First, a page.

Fewer Words Mean Bigger Bucks
by Shaunna Privratsky

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Put your writing on a diet! In On Writing, Stephen King says the most important piece of writing advice he was ever given was "cut everything by 10%." For example, if you write a 3,000-word short story or article, leave out 300 words.

How do you know which words to excise? In addition to unnecessary adverbs and adjectives, pare down overlong description, rambling dialogue and any redundancy. Less is more when you are trying to sell your work.

Quality writing is streamlined and says exactly what the author intended. Learn to spot the potential trouble spots and you'll be able to eliminate excess words quickly and easily.

Description is a double-edged sword. On the one hand, telling description is the backbone of stories and adds dimension and depth. Yet too much dulls the reader's interest and can lead to a hasty rejection.

How much is too much? Practice, reading and intuition comes into play. Read your piece aloud, concentrating on description. Do you take three paragraphs to describe the heroine's flaming red hair and china-blue eyes? Have you written over-enthusiastically about all eighteen rooms of your haunted mansion? Have you failed to provide adequate details about your hero? Are we left wondering about his background or motivation?

No matter how brilliant your portrayals, overdoing it spoils a perfectly fine story. Anything that stops the flow should be eliminated. To get a feel for description handled properly, read some of your favorite author's books. See how a published writer balances on the hairbreadth between too little and too much.

Dialogue is another tricky area. A conversation without direction will snuff out the spark of your story. Use dialogue to advance the plot or situation, reveal character traits and back-story. Cut any extraneous words or conversations that don't have a purpose.

Listen to real-life conversations to get a feel for genuine dialogue. Eavesdrop in crowded malls, restaurants or coffee shops. People generally don't speak in complete sentences or with perfect grammar. Read your discourse aloud and listen for stilted sentences or drawn out conversations that go nowhere.

Expel any redundant phrases or sentences you discover. Saying something twice, even if you rephrase it with different words, adds needless weight. It also weakens the original statement. Cutting out unnecessary words makes your piece more succinct and ready for publication.

The danger of redundancy is that you're repeating yourself. You are saying the same thing in different words. You are paraphrasing yourself. Although you vary the individual words, the meaning is essentially the same. In short, you sound like a broken record or a CD with a scratch.

Whew! That is the most redundancy I've seen since I was a newbie writer. The preceding paragraph is a prime example of what not to do.

Redundancy is sometimes the hardest to root out and destroy. You may start a paragraph with a great statement, but before moving on to your supporting points you feel you should explain the statement a bit further, just to make sure your reader understands what you meant.

It is like saying the sky is blue. That is to say, it resembles my favorite pair of worn denim jeans. Not too dark, but just slightly faded with soft white clouds wisping across it.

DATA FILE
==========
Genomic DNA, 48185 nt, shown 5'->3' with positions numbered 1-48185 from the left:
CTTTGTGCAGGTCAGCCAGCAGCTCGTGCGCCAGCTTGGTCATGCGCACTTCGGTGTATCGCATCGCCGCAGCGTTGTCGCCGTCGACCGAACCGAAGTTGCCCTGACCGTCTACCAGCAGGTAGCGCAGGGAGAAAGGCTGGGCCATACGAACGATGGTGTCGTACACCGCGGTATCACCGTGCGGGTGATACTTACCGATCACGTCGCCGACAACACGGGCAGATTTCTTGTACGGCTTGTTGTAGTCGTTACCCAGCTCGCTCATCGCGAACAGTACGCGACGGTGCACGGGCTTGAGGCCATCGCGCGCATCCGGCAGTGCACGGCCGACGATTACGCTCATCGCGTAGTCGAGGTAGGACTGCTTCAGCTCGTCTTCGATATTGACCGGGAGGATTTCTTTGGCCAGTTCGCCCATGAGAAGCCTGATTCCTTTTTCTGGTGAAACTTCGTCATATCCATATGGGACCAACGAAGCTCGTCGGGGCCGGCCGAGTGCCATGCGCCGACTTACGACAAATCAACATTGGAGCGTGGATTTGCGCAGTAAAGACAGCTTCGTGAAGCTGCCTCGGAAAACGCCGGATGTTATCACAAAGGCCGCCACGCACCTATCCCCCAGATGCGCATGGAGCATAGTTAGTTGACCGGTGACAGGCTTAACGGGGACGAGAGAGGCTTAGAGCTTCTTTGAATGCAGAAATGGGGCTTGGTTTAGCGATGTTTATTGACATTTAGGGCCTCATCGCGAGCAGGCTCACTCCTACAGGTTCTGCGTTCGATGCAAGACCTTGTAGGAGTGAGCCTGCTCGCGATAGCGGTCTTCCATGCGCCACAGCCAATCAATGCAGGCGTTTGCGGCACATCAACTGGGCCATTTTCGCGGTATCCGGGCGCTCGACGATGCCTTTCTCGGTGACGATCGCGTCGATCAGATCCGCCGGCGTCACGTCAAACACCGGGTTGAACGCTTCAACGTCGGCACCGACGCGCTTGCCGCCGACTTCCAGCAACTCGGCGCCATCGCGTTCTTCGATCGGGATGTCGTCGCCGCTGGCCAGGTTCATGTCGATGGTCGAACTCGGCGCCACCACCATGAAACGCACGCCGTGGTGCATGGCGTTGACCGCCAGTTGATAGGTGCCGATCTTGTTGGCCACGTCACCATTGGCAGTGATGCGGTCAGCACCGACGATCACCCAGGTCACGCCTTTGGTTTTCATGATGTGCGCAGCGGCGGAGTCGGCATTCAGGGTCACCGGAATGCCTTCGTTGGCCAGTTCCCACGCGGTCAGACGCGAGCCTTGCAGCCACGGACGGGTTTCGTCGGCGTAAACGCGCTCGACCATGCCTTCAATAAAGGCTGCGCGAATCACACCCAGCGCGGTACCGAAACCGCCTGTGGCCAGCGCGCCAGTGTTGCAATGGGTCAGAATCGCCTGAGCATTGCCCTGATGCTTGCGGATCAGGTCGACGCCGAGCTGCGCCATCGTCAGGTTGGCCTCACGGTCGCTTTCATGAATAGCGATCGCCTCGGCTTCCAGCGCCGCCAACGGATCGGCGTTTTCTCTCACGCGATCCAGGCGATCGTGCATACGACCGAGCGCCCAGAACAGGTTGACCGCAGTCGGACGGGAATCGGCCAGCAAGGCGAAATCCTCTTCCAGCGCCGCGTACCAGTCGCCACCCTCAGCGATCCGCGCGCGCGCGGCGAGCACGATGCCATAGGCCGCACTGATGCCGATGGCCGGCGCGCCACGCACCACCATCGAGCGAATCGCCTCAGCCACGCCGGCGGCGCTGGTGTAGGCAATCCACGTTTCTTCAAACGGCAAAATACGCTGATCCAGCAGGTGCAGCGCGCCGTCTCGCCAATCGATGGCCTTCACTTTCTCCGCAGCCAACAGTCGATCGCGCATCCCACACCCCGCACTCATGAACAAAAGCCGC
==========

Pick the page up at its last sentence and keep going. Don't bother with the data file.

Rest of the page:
The previous paragraph would begin much stronger and lighter if you simply stated "The denim blue sky sported wispy white clouds." The verb is active, the description minimal but specific and you have removed all redundancy.

How do you avoid the trap of redundancy? Simply state what you mean the first time. Start with your point or idea, and then back it up with supporting facts. Don't belabor the point as if you were trying to imprint it on your audience's mind.

It may take a few rounds of revision to spot redundancy in your manuscript. A fresh set of eyes may spot it easier. Look for telltale phrases like; "in other words", "what I meant was", or "to put it another way."

Another reason to avoid redundant phrases or words is it insults your reader's intelligence. In effect you're telling them they aren't smart enough to figure out what you're trying to say, so you spell it out for them. Again. A big redundant "no-no."

The final reason to cut redundancy is this: it shows you are an amateur. Professional writers learn to streamline sentences and avoid the excess of redundancy.

The next time you edit your work, remember to watch out for rotund redundancy and get rid of it faster than a melting, 967-calorie chocolate eclair. Don't let your message go to waste.

Cutting the fat from your manuscripts needn't be a painful process. As you make your final revisions, review your use of adverbs and adjectives. Balance your description, and dialogue for a pleasing flow. Expel any signs of redundancy. You'll be left with a manuscript in fighting trim, ready to submit and earn you a sale. Fewer words really do mean bigger bucks.

Find Out More...

Counting the Words - Victoria Grossack
http://www.writing-world.com/victoria/crafting61.shtml

Less is More: 15 Quick, Clever and Clean Tricks to Reduce Manuscript Word Count - Devyani Borade
http://www.writing-world.com/grammar/less.shtml

Sensible, Sensitive Sentences - Victoria Grossack
http://www.writing-world.com/victoria/crafting42.shtml

Targeting Enemy Words - Sandra Miller
http://www.writing-world.com/grammar/miller.shtml

Copyright © 2008 Shaunna Privratsky
This article may not be reprinted without the author's written permission.


Shaunna Privratsky is a fulltime author who juggles her time between writing, reading, caring for her family, and shoveling snow. Please visit The Writer Within at http://shaunna67.tripod.com and sign up for the free newsletters.

 

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